Dry bulk shipping charter rates to rise on unexpected demand growth as China teams up with Brazil
Increasing trade and contracting supply will support a recovery in charter rates on major dry bulk shipping routes by the end of 2017, with the prospect of China importing more coal and iron ore to combat pollution and poor quality, according to the latest edition of the Dry Bulk Forecaster, published by Drewry.
Furthermore, macroeconomic policy decisions by the Chinese authorities have had an impact on the overall dry bulk market, increasing vessel demand on key routes and resulting in a steady recovery in charter rates. These decisions include changes to the way people invest in housing and to the country’s wage policy division. Plus, a higher fiscal deficit target has been introduced.
Speaking to Baltic Briefing, Rahul Sharan, Drewry’s lead analyst for dry bulk shipping, says: “The Chinese economy has slowed down of late, and so we have seen the common effort to increase domestic spending and investment.
“First, they planned to have more people investing in housing so they brought down the initial amount that is required from the pocket. Second, they have tried to focus more on fiscal policy, and, in turn, have plans to expand their railways by 150,000km over the next four to five years.
“The Chinese economy has slowed down of late, and so we have seen the common effort to increase domestic spending and investment”
“Also, they plan to increase the fiscal deficit target from 2.3% in 2015 to 5%, which will mean more investment from the common side. This will actually help the overall investment into China, resulting in more production and, subsequently, more raw materials.”
A third point of note, adds Mr Sharan, is that wages have increased so domestic production has become costlier. “They are attracting more money so what is happening is that Chinese companies are trying to replace the expensive mined raw materials with imported materials,” he says.
In relation to charter rates, Mr Sharan expects the third quarter to be much better than the second quarter for capesize vessels, adding that he expects capesize charter rates to reach 10,000 per day by the end of 2017.
Eyes on Brazil
China’s efforts to revive its economy have not only helped the iron ore trade to recover but are also expected to boost tonne-mile demand, as Drewry envisages more of the commodity coming out of Brazil.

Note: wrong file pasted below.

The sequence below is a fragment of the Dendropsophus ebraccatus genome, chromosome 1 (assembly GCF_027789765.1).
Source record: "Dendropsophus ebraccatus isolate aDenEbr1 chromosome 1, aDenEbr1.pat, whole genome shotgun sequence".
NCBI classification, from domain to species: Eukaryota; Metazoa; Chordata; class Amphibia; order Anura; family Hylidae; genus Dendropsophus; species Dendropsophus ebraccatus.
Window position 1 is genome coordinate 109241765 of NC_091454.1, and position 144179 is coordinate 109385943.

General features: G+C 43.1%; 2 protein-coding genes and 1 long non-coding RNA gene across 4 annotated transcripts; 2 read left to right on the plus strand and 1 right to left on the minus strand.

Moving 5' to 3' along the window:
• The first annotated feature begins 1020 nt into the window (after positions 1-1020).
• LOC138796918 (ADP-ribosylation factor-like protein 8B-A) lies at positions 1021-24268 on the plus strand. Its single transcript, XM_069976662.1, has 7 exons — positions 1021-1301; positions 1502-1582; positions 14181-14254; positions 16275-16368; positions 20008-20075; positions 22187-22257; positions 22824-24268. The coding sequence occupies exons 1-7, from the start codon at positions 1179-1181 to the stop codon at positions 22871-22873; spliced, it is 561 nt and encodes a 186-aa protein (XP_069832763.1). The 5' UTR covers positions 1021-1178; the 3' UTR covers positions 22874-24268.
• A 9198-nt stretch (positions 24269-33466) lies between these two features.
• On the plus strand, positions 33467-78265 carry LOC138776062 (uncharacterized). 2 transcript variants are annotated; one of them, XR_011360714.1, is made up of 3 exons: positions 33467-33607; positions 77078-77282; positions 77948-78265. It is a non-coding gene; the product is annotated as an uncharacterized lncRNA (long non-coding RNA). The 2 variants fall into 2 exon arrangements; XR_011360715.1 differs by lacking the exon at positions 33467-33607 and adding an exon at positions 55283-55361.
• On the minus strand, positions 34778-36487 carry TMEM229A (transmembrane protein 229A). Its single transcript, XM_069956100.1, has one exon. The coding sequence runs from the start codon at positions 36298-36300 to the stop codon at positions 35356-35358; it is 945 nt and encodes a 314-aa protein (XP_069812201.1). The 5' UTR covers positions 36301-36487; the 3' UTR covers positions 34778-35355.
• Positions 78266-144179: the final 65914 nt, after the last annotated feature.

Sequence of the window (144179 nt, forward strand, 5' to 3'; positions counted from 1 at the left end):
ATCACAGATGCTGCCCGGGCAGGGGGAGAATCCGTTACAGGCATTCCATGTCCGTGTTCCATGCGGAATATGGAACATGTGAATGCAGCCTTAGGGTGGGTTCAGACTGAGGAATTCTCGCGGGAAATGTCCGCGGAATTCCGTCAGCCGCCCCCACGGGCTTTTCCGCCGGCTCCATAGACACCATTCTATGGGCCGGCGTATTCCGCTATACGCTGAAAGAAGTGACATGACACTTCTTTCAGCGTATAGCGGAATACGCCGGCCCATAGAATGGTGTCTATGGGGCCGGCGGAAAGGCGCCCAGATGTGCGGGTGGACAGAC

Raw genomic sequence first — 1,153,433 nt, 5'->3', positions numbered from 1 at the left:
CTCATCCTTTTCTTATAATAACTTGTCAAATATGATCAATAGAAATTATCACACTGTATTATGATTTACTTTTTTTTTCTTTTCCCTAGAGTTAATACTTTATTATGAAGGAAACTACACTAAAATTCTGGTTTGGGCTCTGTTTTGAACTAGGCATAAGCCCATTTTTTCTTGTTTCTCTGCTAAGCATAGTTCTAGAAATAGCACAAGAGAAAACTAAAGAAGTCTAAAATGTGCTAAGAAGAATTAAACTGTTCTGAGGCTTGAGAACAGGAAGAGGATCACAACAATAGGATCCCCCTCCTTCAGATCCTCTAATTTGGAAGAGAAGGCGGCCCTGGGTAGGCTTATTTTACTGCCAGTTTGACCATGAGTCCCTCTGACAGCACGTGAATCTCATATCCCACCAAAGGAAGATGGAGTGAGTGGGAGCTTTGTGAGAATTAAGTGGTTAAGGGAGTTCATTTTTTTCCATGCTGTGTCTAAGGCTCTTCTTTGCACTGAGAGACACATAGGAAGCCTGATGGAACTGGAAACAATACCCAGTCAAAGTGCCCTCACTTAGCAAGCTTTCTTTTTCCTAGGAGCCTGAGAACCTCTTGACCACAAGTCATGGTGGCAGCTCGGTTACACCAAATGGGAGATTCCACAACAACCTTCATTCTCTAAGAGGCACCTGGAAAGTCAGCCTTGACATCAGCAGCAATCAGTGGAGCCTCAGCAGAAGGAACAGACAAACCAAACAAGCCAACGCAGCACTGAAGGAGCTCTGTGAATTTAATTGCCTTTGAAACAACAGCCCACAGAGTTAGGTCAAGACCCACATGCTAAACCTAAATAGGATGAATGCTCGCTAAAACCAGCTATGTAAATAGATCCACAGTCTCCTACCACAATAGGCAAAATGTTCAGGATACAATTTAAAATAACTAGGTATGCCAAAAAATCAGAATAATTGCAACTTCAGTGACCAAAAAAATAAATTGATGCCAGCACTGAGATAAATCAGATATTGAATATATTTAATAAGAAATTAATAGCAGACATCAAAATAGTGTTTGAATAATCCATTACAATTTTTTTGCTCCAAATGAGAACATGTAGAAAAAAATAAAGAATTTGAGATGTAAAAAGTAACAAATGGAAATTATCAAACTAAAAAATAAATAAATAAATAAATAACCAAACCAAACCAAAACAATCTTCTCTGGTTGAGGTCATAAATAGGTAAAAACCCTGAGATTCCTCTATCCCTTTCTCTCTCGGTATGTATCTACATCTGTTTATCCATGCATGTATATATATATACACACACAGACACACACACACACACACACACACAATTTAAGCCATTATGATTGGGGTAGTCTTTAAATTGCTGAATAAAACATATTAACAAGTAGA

“At the moment, the entire Brazilian trade is something around 13% of the total iron ore trade that goes into China, whereas Australian iron ore is 45%,” says Mr Sharan. “In the past, we have seen that the Brazilian share was as high as 16%-17%, and what we are seeing now is a lot of joint ventures and collaboration between Brazilian and Chinese companies. Some of these companies have already bought valemaxes so they’re eyeing Brazilian trade, which effectively means that they’re importing more from Brazil.
“Even if the amount of iron ore coming from Brazil at the moment increases by 3%, it will mean some five to seven million tonnes from Brazil again. One valemax of say, 400,000 dwt in a year on the Brazil-China route takes approximately 110 to 120 days, so in that sense one valemax can do three round voyages between Brazil and China. One valemax can also carry 350,000 to 360,000 tonnes, so in a year it will carry 1m tonnes. Six million tonnes, therefore, will mean six valemaxes completely employed on this route.”
Whether or not this amount of iron ore from Brazil is sustainable remains to be seen, but Mr Sharan says that he is optimistic about its chances. “I assume that this will be sustainable, especially because the Chinese companies themselves are seeing it as sustainable – that is why they have other valemaxes on this route,” he says. “Investing such a huge amount at this point in time effectively means that the trade is going to stay on this route.”
Drewry expects freight rates on the Brazil-China and Australia-China iron ore routes for capesize vessels to strengthen over the next two quarters, but says that the return of laid-up vessels to trading could disrupt the expected improvement. For other commodities, Mr Sharan expects demand for coal-carrying vessels to increase in the coming quarters as Japan increases coal-fired power generation and China cuts domestic coal production.
On the grain front, Drewry expects trade to remain strong as recent heavy rains have enhanced the prospects for grains in Europe, CIS and North America, especially for maize and barley crops.
On the investment side, tighter financing options and restrained new ordering appears to have helped the dry bulk market to keep future supply in check, while a high number of slippages and cancellations will inhibit any substantial growth in deliveries over the next few years.
In Mr Sharan’s opinion, 2016 will prove to be the lowest year for total deliveries for dry bulk vessels since 1989: he expects total deliveries to be around 30m dwt. He says: “In the past, and certainly in 2011 and 2012, we’ve seen more than 100m dwt delivered so this has come down by 70%.”
Mr Sharan does not expect deliveries to increase much until 2018/19, when a number of valemaxes are due for delivery. “We expect total deliveries might increase by 30% from the 30m dwt today to 40m dwt in 2018/19,” he says. “Other than that, if you remove these valemaxes, delivery will be in the range of 30m-35m dwt at least in the visible future.”
What’s more, demolition of every-younger vessels is expected to further aid the slowdown in fleet growth this year and a predicted similar rate of demolitions and deliveries in 2017 will help keep oversupply in check.
Demand growth, which seemed to be an unlikely prospect throughout last year and the early part of 2016, is also helping the dry bulk market come up from the bottom, adds Drewry.